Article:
To see the remarks of Mr. Buckee, see the letter sent to Premier below.
Dear Mr. Premier
After 14 years as CEO of Talisman Energy, in which time we have invested heavily in Alberta, I feel I have a duty to write to you about the Report of the Alberta Royalty Review Panel. The debate following the publication of the recommendations of the panel seems to overlook a number of important points.
World oil prices may be at $80 per barrel (as Frank Atkins, Hugh MacDonald and others point out) but we need to distinguish between oil and natural gas. The vast majority of conventional drilling in Alberta is for natural gas and the price of domestic gas is around $5 per gigajoule, or $30 dollars per barrel of oil equivalent (boe). The government takes its share from revenues, not from profits, which effectively lowers Alberta natural gas prices by an additional 20%.
In this mature basin, new gas is being found in smaller quantities or in deep, technically difficult plays. Industry finding and development costs are running around $20/boe and operating costs are near $10/boe. Producing natural gas at a cost of $30 in a $30 price environment doesn't leave much pie to share. This may seem tough to fathom in a world where the industry is reporting record profits, however, these profits come largely from the oil side or from natural gas discoveries made when costs were much lower. The decisions being made now affect the investments required to make future natural gas discoveries. You can't get royalties from wells that are not drilled.
Marginal economics is the primary reason why rig utilization rates are as low as they are and recent estimates suggest that 12,000 jobs have been lost so far in the service industry. Talisman decided to cut $500 million in spending next year, even before the panel report, because as much as a third of our drilling program is marginal at current gas prices.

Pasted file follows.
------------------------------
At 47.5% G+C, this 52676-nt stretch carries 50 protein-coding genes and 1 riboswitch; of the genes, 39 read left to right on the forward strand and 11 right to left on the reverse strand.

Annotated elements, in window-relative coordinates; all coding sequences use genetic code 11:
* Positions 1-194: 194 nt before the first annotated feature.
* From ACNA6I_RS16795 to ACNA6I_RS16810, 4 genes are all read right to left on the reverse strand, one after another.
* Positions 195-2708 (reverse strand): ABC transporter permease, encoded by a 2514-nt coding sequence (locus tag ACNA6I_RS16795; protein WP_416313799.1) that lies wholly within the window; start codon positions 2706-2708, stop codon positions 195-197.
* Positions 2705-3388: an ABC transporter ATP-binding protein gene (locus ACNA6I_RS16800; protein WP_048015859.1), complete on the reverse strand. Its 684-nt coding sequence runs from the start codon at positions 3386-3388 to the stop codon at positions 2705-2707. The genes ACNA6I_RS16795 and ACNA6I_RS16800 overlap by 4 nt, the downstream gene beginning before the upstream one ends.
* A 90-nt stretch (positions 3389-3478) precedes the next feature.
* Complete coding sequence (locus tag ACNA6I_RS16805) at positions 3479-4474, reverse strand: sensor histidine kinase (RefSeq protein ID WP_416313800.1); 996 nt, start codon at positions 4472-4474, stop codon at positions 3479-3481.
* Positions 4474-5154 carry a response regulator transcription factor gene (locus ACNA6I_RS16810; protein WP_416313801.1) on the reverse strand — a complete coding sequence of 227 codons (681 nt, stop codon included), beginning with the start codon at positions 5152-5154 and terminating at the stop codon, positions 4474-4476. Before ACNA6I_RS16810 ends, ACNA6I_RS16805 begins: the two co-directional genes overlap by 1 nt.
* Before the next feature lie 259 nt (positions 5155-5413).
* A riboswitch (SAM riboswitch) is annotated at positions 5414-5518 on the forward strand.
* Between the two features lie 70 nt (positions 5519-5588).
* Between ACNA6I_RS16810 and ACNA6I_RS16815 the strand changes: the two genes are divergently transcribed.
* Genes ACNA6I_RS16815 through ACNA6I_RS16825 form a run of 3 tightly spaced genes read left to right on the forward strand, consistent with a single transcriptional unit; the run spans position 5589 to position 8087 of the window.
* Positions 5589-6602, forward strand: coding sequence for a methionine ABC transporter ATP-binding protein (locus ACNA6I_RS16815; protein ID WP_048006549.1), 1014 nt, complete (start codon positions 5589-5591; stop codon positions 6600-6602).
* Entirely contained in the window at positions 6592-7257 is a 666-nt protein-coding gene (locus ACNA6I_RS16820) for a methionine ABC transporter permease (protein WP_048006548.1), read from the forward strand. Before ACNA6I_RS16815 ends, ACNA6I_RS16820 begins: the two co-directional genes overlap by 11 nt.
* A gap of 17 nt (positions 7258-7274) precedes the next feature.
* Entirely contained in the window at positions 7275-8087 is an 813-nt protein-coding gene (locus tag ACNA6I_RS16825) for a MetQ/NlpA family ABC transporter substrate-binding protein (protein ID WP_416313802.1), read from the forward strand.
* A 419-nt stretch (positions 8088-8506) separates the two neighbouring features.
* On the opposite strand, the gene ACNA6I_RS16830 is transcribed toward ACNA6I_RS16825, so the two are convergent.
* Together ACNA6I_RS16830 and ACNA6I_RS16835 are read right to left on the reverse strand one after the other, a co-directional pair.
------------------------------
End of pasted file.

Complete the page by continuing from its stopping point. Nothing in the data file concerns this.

This leads to the next point, which is that government take can only be seen in the light of costs and prospectivity. In many parts of the world, government take is a higher percentage than the old Alberta terms, or the new terms, if it comes to that. It all depends on how big the available pie is.
Industry needs to make a reasonable return on capital employed, to reward investment for the risks incurred, regardless of the relative share. In many areas of the world, the size of the potential pie is big and government take is high. But in Alberta, the discoveries are getting smaller, while prices (low) and many of the costs (high) are set elsewhere. Typically, as basins mature, governments reduce the royalty burden to encourage activity and maintain revenue.
Most, if not all, of the money the industry generates in Alberta finds its way back to the people of Alberta by way of capital expenditures, lease payments, taxes, salaries or operating costs. Talisman expects to pay the Alberta Crown approximately $400 million in royalties this year, while investing approximately $1.8 billion in the province and paying an additional $500 million in operating, general and administrative costs. If these proposals are implemented, the Company would likely cut around $500 million from our capital program in Alberta, beyond the $500 million decrease as a result of low natural gas prices. To deter investment in the name of increasing government take hurts Albertans, primarily in small towns and rural areas across the province.
The report provides its version of economics for high productivity wells, assuming costs of $4.6 million per well to produce 6 1/2 million cubic feet per day. These numbers do not reflect reality. As the leading deep gas driller in Alberta, we see costs of $10-14 million for a successful well of this magnitude. On average seven of 10 wells are successful (which is an astounding feat, due largely to the technical teams we have established) and given that successes have to pay for failures, the cost jumps to $17 million per well. Economics for these wells are vastly different from those presented. I sincerely hope bad data won't lead to poor policy decisions.
At current gas prices, I believe it will be difficult for anyone to grow their natural gas production in Alberta and if you implement these proposals we will see a significant loss of investment, jobs, taxes and the loss of world class technical expertise. If the natural gas price were to be $10 to 12 per gigajoule, there would be something to talk about. At current prices, there are only degrees of pain.
Mr. Premier, I urge you to be cautious about implementing the major changes that are contemplated by the Royalty Review paper.
Jim Buckee, ex-CEO
Talisman Energy Inc., Calgary, Alberta
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